Erdogan relentlessly attacked Kilicdaroglu for collaborating with terrorists, taking orders from Qandil, where the Kurdistan Workers' Party (PKK) headquarters are located. He even screened doctored Kilicdaroglu campaign videos province by province, featuring endorsements from PKK leaders.
Kilicdaroglu's response was a single tweet which failed to address the issue seriously.
As the only leader in the political arena who was physically assaulted by the PKK, in northeastern Turkey in 2016, Kilicdaroglu failed to counter the illogical criticism that he was working for the PKK. He chose to remain silent, rather than refute the argument. Furthermore, he announced his intention to release former HDP co-chairman Selahattin Demirtas from prison, who in turn tweeted his support for Kilicdaroglu.
The HDP openly threw its weight behind Kilicdaroglu, which proved detrimental to his standing among Turkish nationalists in the west of the country. Kilicdaroglu's alliance with the HDP or the Kurds had worked effectively in the 2019 mayoral elections, where Erdogan lost Istanbul and Ankara due to the silent cooperation between the parties, without any official endorsement from the HDP.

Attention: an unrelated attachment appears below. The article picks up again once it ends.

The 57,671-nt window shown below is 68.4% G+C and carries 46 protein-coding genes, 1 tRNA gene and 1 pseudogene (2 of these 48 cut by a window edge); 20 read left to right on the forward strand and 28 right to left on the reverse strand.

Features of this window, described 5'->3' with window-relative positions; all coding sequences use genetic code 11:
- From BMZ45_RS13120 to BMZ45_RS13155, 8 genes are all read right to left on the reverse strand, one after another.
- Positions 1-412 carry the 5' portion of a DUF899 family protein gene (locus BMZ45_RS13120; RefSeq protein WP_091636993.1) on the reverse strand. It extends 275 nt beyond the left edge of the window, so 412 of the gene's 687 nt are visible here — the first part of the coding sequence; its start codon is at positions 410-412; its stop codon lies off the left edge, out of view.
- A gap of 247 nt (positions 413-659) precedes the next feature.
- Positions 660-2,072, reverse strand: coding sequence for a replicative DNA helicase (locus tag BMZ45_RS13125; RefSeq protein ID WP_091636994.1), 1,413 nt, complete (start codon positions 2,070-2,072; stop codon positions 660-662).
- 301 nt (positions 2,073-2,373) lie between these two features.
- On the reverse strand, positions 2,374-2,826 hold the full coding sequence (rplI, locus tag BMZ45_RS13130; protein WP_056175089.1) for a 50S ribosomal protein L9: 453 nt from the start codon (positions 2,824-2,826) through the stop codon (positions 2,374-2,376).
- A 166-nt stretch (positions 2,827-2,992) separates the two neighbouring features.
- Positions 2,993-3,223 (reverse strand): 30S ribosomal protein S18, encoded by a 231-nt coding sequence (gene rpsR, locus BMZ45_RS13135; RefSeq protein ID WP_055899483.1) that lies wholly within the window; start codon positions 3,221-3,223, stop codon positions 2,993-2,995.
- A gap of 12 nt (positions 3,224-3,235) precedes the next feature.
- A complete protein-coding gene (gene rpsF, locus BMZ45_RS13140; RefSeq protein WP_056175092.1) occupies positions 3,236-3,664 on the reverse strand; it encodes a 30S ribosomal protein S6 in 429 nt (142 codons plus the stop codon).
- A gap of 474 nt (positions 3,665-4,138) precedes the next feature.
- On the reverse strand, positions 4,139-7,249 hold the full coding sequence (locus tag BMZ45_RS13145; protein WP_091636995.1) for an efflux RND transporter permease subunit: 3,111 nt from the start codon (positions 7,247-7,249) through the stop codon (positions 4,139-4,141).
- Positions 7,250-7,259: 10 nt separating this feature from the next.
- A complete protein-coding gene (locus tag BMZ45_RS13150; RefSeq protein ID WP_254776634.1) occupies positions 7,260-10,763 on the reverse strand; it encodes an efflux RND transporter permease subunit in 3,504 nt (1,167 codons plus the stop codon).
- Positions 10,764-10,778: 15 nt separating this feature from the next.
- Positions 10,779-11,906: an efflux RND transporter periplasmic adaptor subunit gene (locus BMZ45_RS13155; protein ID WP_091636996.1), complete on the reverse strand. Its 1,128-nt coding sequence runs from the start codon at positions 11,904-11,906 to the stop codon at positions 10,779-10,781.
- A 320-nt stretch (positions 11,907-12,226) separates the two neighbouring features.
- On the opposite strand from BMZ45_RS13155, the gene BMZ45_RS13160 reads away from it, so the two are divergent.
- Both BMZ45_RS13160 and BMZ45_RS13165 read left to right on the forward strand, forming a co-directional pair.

The last opportunity
Additionally, Kilicdaroglu lacked an effective strategy for the runoff, which was appalling.
This contrasted starkly with Erdogan's campaign, which had prepared three advertisement videos, new slogans and posters well in advance.
Now we have an opposition leader who not only fails to acknowledge Erdogan's victory but also gives no hint of resigning following a defeat, which should be the norm in any democracy
Kilicdaroglu waited four days before emerging from the shadows after the first-round failure, and he resorted to becoming an ultra-nationalist leader opposing refugees, employing fear tactics to boost his chances.
Unfortunately, this approach not only appeared disingenuous coming from Kilicdaroglu, it also seemed like a last-ditch effort, a desperate strategy executed clumsily, and it was enough to alienate Kurdish voters due to his sudden alliance with a Turkish ultra-nationalist party.
The runoff results on 28 May did not come as a surprise to many.
The last opportunity for a meaningful change in Turkey's government through a broad alliance of parties, which could have improved democracy for the masses and addressed long-term economic issues, had vanished.
Now, we have an opposition leader who not only fails to acknowledge Erdogan's victory but also gives no hint of resigning following a defeat, which should be the norm in any democracy.
Some argue that he needs to remain as the chairman of the CHP to carry his alliance into next year's municipal elections and maintain major cities through his unifying tactics.
However, even then, he would still be a lame duck who has lost his magic.
The views expressed in this article belong to the author and do not necessarily reflect the editorial policy of Middle East Eye.